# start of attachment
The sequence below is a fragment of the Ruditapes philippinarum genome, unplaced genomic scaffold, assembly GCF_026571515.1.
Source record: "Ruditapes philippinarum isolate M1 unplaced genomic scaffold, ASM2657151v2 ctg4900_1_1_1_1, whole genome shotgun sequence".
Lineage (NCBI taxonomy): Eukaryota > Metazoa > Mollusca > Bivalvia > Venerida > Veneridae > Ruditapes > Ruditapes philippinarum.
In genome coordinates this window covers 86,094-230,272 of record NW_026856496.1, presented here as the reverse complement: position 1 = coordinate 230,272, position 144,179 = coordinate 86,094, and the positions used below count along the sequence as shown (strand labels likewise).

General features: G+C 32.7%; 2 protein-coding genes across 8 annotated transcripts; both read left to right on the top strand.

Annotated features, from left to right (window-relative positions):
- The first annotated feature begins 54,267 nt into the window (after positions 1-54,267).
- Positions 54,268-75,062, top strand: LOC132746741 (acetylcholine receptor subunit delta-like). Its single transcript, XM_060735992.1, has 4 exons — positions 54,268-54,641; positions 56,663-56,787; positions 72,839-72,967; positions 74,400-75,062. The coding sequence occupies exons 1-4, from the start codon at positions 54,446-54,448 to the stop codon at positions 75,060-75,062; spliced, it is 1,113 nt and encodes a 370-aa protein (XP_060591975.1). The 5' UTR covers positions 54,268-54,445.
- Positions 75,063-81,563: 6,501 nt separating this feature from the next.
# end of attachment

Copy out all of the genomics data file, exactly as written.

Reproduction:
The sequence below is a fragment of the Ruditapes philippinarum genome, unplaced genomic scaffold, assembly GCF_026571515.1.
Source record: "Ruditapes philippinarum isolate M1 unplaced genomic scaffold, ASM2657151v2 ctg4900_1_1_1_1, whole genome shotgun sequence".
Lineage (NCBI taxonomy): Eukaryota > Metazoa > Mollusca > Bivalvia > Venerida > Veneridae > Ruditapes > Ruditapes philippinarum.
In genome coordinates this window covers 86,094-230,272 of record NW_026856496.1, presented here as the reverse complement: position 1 = coordinate 230,272, position 144,179 = coordinate 86,094, and the positions used below count along the sequence as shown (strand labels likewise).

General features: G+C 32.7%; 2 protein-coding genes across 8 annotated transcripts; both read left to right on the top strand.

Annotated features, from left to right (window-relative positions):
- The first annotated feature begins 54,267 nt into the window (after positions 1-54,267).
- Positions 54,268-75,062, top strand: LOC132746741 (acetylcholine receptor subunit delta-like). Its single transcript, XM_060735992.1, has 4 exons — positions 54,268-54,641; positions 56,663-56,787; positions 72,839-72,967; positions 74,400-75,062. The coding sequence occupies exons 1-4, from the start codon at positions 54,446-54,448 to the stop codon at positions 75,060-75,062; spliced, it is 1,113 nt and encodes a 370-aa protein (XP_060591975.1). The 5' UTR covers positions 54,268-54,445.
- Positions 75,063-81,563: 6,501 nt separating this feature from the next.